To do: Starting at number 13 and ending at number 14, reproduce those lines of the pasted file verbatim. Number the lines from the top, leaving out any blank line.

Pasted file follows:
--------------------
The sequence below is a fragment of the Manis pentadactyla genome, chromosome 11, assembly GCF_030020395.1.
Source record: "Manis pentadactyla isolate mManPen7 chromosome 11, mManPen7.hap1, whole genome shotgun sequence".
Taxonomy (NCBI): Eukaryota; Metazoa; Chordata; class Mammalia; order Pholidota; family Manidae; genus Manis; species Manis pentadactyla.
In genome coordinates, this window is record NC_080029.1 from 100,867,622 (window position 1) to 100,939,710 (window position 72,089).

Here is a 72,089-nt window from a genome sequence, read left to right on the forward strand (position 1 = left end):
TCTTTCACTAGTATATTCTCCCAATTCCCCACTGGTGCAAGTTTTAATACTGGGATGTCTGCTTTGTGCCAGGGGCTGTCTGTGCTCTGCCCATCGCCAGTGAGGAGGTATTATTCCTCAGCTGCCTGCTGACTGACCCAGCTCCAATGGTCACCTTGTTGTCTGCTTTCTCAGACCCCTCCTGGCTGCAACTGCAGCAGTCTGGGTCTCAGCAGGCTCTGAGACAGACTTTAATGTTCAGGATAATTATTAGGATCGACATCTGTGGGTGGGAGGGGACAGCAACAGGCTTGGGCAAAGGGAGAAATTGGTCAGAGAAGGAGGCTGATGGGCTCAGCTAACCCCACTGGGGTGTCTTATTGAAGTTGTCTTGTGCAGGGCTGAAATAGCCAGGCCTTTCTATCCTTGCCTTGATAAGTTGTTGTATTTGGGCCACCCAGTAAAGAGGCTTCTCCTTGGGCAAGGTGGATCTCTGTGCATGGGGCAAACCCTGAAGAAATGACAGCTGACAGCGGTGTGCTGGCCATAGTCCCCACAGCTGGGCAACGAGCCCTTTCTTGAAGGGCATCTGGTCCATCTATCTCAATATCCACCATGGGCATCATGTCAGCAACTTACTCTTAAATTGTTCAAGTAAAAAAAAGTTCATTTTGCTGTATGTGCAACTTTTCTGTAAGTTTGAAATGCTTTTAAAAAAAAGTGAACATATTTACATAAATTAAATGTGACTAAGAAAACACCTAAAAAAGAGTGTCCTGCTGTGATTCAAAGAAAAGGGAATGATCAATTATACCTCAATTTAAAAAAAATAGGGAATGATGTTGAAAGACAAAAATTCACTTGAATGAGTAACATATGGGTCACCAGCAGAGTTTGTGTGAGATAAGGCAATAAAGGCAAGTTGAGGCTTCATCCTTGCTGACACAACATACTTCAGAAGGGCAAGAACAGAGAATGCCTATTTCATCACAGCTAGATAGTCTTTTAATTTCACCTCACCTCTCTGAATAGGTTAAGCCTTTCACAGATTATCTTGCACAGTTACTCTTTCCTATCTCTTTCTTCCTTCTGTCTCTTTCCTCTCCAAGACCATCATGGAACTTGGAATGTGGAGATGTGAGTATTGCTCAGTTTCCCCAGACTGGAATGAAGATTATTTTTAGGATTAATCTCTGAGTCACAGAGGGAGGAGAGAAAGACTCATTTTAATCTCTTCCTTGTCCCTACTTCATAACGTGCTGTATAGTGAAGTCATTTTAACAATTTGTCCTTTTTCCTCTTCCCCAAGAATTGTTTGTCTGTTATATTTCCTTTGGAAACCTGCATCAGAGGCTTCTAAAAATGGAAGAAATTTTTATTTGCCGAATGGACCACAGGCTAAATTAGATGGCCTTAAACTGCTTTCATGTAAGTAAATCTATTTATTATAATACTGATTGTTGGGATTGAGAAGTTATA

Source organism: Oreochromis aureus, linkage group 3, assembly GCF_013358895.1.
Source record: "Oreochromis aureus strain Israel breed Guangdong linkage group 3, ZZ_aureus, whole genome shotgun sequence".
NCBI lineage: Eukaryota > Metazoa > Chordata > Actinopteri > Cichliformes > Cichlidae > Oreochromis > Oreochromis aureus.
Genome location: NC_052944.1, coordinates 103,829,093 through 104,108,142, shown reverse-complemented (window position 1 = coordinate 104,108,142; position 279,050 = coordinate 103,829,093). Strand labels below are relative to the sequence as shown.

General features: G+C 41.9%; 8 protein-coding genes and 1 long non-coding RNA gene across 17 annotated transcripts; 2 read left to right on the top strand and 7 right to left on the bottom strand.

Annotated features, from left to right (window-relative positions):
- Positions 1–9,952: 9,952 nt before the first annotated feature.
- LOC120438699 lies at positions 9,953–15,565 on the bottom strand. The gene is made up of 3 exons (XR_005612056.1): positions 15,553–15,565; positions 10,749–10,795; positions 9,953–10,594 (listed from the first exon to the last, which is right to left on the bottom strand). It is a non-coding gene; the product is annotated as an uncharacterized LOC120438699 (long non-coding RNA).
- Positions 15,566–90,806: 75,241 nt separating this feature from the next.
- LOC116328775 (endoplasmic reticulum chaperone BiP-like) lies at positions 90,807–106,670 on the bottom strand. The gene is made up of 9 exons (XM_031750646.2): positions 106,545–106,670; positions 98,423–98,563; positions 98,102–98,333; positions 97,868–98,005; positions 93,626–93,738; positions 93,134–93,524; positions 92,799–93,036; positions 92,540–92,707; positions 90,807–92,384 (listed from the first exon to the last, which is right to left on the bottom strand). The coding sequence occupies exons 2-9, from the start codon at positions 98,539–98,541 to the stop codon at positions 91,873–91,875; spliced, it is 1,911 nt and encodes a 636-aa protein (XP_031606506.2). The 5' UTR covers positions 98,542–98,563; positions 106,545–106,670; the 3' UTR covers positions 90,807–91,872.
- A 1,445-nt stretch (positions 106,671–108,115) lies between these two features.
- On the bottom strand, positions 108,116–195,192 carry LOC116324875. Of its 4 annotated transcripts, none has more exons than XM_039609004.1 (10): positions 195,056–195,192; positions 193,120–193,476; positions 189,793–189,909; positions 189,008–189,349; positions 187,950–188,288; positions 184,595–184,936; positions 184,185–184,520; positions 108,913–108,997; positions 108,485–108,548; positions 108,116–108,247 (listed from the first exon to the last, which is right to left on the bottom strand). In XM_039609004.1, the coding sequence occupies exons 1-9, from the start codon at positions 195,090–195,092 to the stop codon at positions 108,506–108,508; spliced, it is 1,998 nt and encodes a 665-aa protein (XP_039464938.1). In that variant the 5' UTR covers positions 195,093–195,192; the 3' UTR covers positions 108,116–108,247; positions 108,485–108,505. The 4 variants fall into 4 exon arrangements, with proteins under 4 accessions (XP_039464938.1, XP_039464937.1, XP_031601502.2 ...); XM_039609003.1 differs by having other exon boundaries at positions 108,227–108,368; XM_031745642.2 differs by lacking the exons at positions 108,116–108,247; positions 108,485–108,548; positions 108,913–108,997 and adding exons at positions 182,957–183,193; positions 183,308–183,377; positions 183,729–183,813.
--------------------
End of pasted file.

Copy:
- Positions 1–9,952: 9,952 nt before the first annotated feature.
- LOC120438699 lies at positions 9,953–15,565 on the bottom strand. The gene is made up of 3 exons (XR_005612056.1): positions 15,553–15,565; positions 10,749–10,795; positions 9,953–10,594 (listed from the first exon to the last, which is right to left on the bottom strand). It is a non-coding gene; the product is annotated as an uncharacterized LOC120438699 (long non-coding RNA).